Revisiting some memories today on what would have been my mother’s 75th birthday.
From a previous blog post:
My mother and I did not share many common interests, but to her credit, she did her best most of the time to try to relate to me. As a child of the 70’s–and male–I became fascinated with the movie, Star Wars when I first saw it in the theater at the impressionable age of seven. Not a fan of science fiction–or fiction in most of its forms–my mother patiently indulged my obsession from a comfortable distance. But her lack of appreciation for the movie and its sequels did not prevent her from many a thoughtful gesture. For example, I remember coming home from school one day to find that she had bought me a Star Wars item that had somehow escaped my notice up to that point: bubble gum cards with images from the movie. The brittle pink stick that came with the cards resembled gum in only the vaguest sense, but we aspiring collectors couldn’t be less concerned with that–it was the numbered and color-coded cards we coveted. Even though I wasn’t with her in the grocery store that day when she bought them for me, I can still picture her now in my mind’s eye, a hint of a smile on her face, knowing how much I would enjoy such a simple thoughtful gesture. Little did she know that I would quickly become an avid collector, dumping a considerable amount of money into a relatively harmless hobby. But even had she known, it still wouldn’t have stopped her. I still have those cards, stored in clear plastic sleeves enclosed in a binder on my closet shelf. And I have her to thank for that memento.
Another Star Wars-related memory about my mom… When I was ten years old, I remember accompanying her on a shopping trip to the K-Mart near our house around the time The Empire Strikes Back was about to arrive in theaters. I stumbled upon an aisle in the toy section filled with action figures from the yet-to-be-seen sequel that I had been anxiously awaiting. I remember feeling overwhelmed–and, I must admit, almost intoxicated–by seeing my beloved characters in new costumes, accompanied by mysterious and intriguing new heroes and villains portrayed in plastic. And again, my mom patiently indulged my obsession by agreeing to buy me a few of these new action figures to add to my already impressive collection. And on a later trip to that same K-Mart, I can remember her relenting and buying me a new X-Wing Fighter to replace the one that had seen better days from the exhaustive regimen of daily activity it was subjected to by me. I remember noting how expensive of a purchase it was for her, but that didn’t stop her from yet another thoughtful and loving gesture on her part–knowing how happy it would make me.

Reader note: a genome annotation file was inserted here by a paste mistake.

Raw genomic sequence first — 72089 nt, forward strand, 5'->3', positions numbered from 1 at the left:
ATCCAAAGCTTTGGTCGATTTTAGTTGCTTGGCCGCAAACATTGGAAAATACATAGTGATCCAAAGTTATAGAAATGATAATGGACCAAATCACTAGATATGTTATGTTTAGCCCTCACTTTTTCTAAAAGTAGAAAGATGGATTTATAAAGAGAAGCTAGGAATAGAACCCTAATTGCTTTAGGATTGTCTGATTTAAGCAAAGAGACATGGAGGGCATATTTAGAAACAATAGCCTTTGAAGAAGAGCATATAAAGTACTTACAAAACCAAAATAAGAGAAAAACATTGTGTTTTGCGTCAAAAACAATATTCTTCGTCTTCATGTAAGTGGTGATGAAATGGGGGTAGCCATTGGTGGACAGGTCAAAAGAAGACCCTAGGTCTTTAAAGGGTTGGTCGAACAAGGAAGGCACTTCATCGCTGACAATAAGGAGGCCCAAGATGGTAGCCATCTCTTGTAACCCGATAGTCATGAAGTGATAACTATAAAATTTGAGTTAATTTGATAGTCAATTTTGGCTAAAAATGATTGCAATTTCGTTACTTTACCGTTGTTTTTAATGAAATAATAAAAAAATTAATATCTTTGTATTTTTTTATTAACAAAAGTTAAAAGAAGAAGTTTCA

Believe it or not, my mom even agreed to accompany my dad and I to the theater for one of our many subsequent viewings of Star Wars (in the days before home video)–despite the fact that she had little or no interest in seeing it. Even as a seven- or eight-year old boy, the selflessness of her gesture was not lost on me–even though I think it was several trips to the concessions counter that helped her pass the time that Saturday afternoon. Though I do remember her laughing uproariously at the cantina scene, for some reason…
(Even though she’ll only be a short distance away)
In no particular order: